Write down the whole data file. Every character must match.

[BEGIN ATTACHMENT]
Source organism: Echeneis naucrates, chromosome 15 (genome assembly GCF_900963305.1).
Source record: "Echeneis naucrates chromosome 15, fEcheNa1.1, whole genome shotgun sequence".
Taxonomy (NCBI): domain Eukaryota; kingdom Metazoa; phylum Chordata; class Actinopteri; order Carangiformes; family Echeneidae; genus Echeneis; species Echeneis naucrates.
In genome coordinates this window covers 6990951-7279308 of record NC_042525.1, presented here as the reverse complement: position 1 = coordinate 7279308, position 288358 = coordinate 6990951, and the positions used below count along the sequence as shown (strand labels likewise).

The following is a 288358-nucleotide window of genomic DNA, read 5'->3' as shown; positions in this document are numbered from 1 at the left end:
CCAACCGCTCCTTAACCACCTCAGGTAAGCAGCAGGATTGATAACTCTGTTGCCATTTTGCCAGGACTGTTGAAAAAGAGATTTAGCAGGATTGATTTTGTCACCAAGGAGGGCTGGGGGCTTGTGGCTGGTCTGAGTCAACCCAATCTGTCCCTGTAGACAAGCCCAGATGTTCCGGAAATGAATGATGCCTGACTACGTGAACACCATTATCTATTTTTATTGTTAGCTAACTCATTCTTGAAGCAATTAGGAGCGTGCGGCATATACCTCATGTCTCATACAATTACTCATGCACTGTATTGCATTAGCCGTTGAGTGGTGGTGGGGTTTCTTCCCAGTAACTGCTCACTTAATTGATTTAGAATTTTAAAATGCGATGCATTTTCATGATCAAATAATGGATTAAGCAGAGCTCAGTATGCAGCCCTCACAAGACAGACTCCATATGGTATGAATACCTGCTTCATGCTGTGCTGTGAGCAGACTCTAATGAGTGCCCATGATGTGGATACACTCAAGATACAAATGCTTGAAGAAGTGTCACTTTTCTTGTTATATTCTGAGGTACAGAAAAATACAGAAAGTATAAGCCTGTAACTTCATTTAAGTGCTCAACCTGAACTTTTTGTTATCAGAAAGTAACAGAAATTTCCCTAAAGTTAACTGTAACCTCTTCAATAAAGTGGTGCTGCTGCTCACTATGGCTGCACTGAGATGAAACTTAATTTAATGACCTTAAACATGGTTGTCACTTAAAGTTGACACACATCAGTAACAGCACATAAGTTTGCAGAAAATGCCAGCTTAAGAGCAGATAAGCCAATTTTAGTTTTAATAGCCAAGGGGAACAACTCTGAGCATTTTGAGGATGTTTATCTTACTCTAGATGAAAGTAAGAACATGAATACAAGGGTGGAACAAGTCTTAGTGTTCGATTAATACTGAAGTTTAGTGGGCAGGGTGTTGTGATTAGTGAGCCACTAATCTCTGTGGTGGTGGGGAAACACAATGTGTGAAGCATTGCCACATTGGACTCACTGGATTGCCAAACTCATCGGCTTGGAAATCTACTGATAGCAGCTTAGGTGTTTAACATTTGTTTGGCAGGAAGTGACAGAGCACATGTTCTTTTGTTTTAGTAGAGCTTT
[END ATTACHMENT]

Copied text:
Source organism: Echeneis naucrates, chromosome 15 (genome assembly GCF_900963305.1).
Source record: "Echeneis naucrates chromosome 15, fEcheNa1.1, whole genome shotgun sequence".
Taxonomy (NCBI): domain Eukaryota; kingdom Metazoa; phylum Chordata; class Actinopteri; order Carangiformes; family Echeneidae; genus Echeneis; species Echeneis naucrates.
In genome coordinates this window covers 6990951-7279308 of record NC_042525.1, presented here as the reverse complement: position 1 = coordinate 7279308, position 288358 = coordinate 6990951, and the positions used below count along the sequence as shown (strand labels likewise).

The following is a 288358-nucleotide window of genomic DNA, read 5'->3' as shown; positions in this document are numbered from 1 at the left end:
CCAACCGCTCCTTAACCACCTCAGGTAAGCAGCAGGATTGATAACTCTGTTGCCATTTTGCCAGGACTGTTGAAAAAGAGATTTAGCAGGATTGATTTTGTCACCAAGGAGGGCTGGGGGCTTGTGGCTGGTCTGAGTCAACCCAATCTGTCCCTGTAGACAAGCCCAGATGTTCCGGAAATGAATGATGCCTGACTACGTGAACACCATTATCTATTTTTATTGTTAGCTAACTCATTCTTGAAGCAATTAGGAGCGTGCGGCATATACCTCATGTCTCATACAATTACTCATGCACTGTATTGCATTAGCCGTTGAGTGGTGGTGGGGTTTCTTCCCAGTAACTGCTCACTTAATTGATTTAGAATTTTAAAATGCGATGCATTTTCATGATCAAATAATGGATTAAGCAGAGCTCAGTATGCAGCCCTCACAAGACAGACTCCATATGGTATGAATACCTGCTTCATGCTGTGCTGTGAGCAGACTCTAATGAGTGCCCATGATGTGGATACACTCAAGATACAAATGCTTGAAGAAGTGTCACTTTTCTTGTTATATTCTGAGGTACAGAAAAATACAGAAAGTATAAGCCTGTAACTTCATTTAAGTGCTCAACCTGAACTTTTTGTTATCAGAAAGTAACAGAAATTTCCCTAAAGTTAACTGTAACCTCTTCAATAAAGTGGTGCTGCTGCTCACTATGGCTGCACTGAGATGAAACTTAATTTAATGACCTTAAACATGGTTGTCACTTAAAGTTGACACACATCAGTAACAGCACATAAGTTTGCAGAAAATGCCAGCTTAAGAGCAGATAAGCCAATTTTAGTTTTAATAGCCAAGGGGAACAACTCTGAGCATTTTGAGGATGTTTATCTTACTCTAGATGAAAGTAAGAACATGAATACAAGGGTGGAACAAGTCTTAGTGTTCGATTAATACTGAAGTTTAGTGGGCAGGGTGTTGTGATTAGTGAGCCACTAATCTCTGTGGTGGTGGGGAAACACAATGTGTGAAGCATTGCCACATTGGACTCACTGGATTGCCAAACTCATCGGCTTGGAAATCTACTGATAGCAGCTTAGGTGTTTAACATTTGTTTGGCAGGAAGTGACAGAGCACATGTTCTTTTGTTTTAGTAGAGCTTT